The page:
• Kackzie Wackzie

      Tobias, good points. Just wanted to say for the ladies without muscles like your avatar, if you have to reach it, think lower. Don’t let someone pack boxes way over your head that would be difficult for you to get down. Access with storage is the key. I think one of the great things now are units like U-Box at U-Haul, where they can be brought down to you and aren’t that tall, or you can store them at your home or even picked up or brought to your home for unpacking. I like that bunches.

  • Hazel Adams

    It is interesting to learn about different types of self-storage. I think space has a lot to do with it. I appreciate you pointing out different ideas for self-storage. http://aaastoragebuildings.com/

  • Vicky Durrant

    I’m going to be moving in a few months, and I’ve decided to put all of my things into a storage unit during the transition. I’ve never used a storage unit before, though, so I’m happy that I found your post! I like how you made a list of the common storage unit sizes. After reading about all of the different sizes, I think that a 10’x15′ unit will be able to fit all of my things nicely! Thank you for the information! http://www.lakecountystorageunits.com/HowStorageWorks.aspx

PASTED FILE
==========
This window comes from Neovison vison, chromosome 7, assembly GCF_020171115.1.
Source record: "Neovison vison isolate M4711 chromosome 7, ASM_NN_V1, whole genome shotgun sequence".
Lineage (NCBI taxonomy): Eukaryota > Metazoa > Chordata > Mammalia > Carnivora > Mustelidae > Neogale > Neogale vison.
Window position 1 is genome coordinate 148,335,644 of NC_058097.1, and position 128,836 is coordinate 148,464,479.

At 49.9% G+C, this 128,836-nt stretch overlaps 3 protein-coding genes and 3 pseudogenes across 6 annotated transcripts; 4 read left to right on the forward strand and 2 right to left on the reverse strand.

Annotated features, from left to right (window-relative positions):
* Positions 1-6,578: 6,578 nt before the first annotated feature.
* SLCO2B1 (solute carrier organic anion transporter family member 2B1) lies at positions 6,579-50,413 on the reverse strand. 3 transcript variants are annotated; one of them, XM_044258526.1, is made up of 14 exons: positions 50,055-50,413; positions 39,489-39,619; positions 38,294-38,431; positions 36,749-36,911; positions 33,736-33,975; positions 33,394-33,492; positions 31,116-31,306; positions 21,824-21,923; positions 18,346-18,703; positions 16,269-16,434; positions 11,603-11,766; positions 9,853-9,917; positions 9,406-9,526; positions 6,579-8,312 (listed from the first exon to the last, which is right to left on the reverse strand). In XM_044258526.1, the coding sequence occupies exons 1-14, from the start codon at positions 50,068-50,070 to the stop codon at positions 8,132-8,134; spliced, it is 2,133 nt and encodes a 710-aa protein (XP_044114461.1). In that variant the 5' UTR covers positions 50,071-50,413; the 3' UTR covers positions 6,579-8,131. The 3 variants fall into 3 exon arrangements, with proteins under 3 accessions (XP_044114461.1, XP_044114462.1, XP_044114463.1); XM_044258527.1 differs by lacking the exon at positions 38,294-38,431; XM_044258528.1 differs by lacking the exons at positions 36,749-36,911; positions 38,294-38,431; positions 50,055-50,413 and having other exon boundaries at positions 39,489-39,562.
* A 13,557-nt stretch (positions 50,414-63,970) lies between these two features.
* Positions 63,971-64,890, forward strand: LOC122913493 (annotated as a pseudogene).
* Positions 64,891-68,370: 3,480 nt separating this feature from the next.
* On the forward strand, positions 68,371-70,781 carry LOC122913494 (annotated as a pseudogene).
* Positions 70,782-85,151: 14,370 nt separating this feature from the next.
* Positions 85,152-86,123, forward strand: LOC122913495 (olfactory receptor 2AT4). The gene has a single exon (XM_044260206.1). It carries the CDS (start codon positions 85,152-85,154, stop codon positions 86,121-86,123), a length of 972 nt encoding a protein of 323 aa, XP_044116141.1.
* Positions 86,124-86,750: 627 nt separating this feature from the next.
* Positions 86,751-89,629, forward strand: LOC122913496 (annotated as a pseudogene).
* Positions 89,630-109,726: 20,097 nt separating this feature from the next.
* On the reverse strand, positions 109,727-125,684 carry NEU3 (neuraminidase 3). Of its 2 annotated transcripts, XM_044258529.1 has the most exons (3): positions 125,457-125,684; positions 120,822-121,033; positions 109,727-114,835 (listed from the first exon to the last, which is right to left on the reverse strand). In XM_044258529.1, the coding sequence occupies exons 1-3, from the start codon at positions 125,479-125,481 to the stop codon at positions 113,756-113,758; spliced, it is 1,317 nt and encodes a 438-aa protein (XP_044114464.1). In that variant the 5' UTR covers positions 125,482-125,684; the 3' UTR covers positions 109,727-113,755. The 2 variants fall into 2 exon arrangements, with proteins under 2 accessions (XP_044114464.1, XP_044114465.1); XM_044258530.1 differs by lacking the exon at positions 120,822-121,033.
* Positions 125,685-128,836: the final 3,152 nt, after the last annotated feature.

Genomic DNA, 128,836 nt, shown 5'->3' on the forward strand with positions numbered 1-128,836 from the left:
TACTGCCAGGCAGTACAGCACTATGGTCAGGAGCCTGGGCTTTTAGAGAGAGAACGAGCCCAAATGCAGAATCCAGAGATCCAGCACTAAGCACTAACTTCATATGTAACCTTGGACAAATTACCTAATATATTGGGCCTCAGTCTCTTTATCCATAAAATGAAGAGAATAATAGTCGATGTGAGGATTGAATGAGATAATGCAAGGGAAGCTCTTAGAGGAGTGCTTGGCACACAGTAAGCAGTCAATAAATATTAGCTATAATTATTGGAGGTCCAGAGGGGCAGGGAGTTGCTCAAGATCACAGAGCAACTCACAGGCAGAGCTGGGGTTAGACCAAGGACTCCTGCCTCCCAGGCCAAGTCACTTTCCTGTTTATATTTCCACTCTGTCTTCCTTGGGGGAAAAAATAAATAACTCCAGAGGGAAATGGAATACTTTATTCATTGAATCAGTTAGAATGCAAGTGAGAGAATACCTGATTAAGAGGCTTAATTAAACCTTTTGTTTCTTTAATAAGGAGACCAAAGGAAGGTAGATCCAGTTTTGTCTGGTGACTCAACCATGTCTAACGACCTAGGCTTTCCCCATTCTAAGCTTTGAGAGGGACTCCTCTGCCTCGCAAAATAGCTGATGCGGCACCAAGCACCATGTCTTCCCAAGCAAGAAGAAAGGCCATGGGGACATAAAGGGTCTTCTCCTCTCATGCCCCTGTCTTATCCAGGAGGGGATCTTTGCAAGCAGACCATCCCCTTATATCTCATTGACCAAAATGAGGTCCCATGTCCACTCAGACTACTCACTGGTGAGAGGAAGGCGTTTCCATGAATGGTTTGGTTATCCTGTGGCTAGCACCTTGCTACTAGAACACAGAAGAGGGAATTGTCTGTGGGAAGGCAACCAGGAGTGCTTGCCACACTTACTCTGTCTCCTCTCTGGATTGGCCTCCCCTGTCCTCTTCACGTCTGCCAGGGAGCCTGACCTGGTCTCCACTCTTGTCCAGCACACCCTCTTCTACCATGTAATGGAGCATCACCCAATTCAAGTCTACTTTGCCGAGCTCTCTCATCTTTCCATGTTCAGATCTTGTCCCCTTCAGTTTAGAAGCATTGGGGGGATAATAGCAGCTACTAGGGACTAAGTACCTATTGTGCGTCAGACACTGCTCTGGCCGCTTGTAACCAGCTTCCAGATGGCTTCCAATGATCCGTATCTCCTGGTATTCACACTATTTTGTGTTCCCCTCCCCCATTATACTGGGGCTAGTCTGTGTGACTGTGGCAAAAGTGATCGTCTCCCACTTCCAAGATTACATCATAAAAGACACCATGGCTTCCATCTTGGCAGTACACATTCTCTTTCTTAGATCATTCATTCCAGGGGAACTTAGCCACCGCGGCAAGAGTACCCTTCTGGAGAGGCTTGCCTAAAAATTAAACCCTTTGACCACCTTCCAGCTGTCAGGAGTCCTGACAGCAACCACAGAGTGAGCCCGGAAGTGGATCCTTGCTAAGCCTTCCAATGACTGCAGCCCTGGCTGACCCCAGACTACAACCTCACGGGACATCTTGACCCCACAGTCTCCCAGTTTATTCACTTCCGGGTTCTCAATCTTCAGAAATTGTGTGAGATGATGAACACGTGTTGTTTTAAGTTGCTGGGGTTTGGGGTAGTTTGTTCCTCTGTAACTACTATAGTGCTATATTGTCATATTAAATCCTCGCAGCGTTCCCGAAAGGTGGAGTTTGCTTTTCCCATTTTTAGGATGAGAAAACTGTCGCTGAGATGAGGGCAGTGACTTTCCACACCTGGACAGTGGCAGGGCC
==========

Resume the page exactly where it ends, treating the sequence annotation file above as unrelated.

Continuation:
• Nathan Johnson

    My wife and I are planning to move this summer and we will be storing our stuff for a couple months. We are looking into different options but we are still unsure about how much room we need. I appreciate your guidelines about picking the right size. Based on what you said, my family will probably need a 10×15 unit. Thank you for taking the time to explain how to choose a good size. http://www.millstreamselfstorage.com/#!our-rates/c1zu8

  • Kyler Brown